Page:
Thanks to some generous grants and donations, the museum has recently been able to appoint its first paid professional curator to replace Doreen. The museum opens for the new season on 1st March and is open Tuesday to Saturday, from 11.00am to 4.00pm until the end of October. Admission is free.
THE FRIENDS OF THE SALT MUSEUM
The Friends of the Salt Museum have changed their museum's name to 'The Weaver Hall Museum and Workhouse'. It is hoped that the Lion Salt Works will grow and forge their own identities for the benefit of visitors. It is hoped that the history of salt and salt-making in the area can be shown in a more dynamic way than could be undertaken at the present site.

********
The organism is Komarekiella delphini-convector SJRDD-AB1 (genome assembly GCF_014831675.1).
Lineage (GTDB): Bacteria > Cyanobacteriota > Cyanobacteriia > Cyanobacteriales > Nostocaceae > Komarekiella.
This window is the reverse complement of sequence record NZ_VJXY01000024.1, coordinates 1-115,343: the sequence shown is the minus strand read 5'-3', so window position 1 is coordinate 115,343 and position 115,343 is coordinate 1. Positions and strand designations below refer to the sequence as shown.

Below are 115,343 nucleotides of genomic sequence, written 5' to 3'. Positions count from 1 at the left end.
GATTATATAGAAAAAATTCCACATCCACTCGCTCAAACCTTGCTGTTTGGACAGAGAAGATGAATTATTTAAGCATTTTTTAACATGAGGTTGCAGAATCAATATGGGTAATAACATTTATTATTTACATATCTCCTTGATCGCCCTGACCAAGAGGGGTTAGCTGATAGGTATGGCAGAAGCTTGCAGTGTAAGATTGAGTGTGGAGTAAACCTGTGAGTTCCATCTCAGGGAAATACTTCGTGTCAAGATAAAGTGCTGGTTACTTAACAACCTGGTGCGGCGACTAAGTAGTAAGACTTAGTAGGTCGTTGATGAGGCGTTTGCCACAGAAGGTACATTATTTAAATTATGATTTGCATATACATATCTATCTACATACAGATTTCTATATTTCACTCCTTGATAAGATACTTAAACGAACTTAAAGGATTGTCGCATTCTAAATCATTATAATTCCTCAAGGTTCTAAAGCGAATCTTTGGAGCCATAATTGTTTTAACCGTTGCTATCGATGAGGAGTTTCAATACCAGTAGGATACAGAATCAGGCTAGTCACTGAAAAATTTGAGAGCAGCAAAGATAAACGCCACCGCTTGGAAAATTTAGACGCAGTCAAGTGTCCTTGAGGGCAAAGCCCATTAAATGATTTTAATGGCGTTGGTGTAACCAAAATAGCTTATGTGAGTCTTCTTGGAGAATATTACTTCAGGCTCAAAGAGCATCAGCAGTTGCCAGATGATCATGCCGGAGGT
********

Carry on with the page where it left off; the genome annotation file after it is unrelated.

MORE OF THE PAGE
FRIENDS OF THE RURAL LIFE CENTRE
'Teamwork Triumphs' was the headline on the front page of 'Rustic', the newsletter of the Friends of the Rural Life Centre (Farnham, Surrey), with a picture of teams of volunteers clearing enough of the white stuff to get the cars off the road and into the car park. Some of them thought it was great fun and as a result they cleared enough space to allow three cars to park. That was enough to get 2010 off to a flying start.
Following a very successful 2009 with visitor numbers up 20% compared to the previous year (thanks largely to Weyfest), much work had been planned on improvements over the winter months. Following the delay caused by the snow, work is pressing ahead. The biggest difference, which will be instantly noticed by all visitors, will be the complete redesign of the shop. This will allow a far better flow of people into both the museum and the café.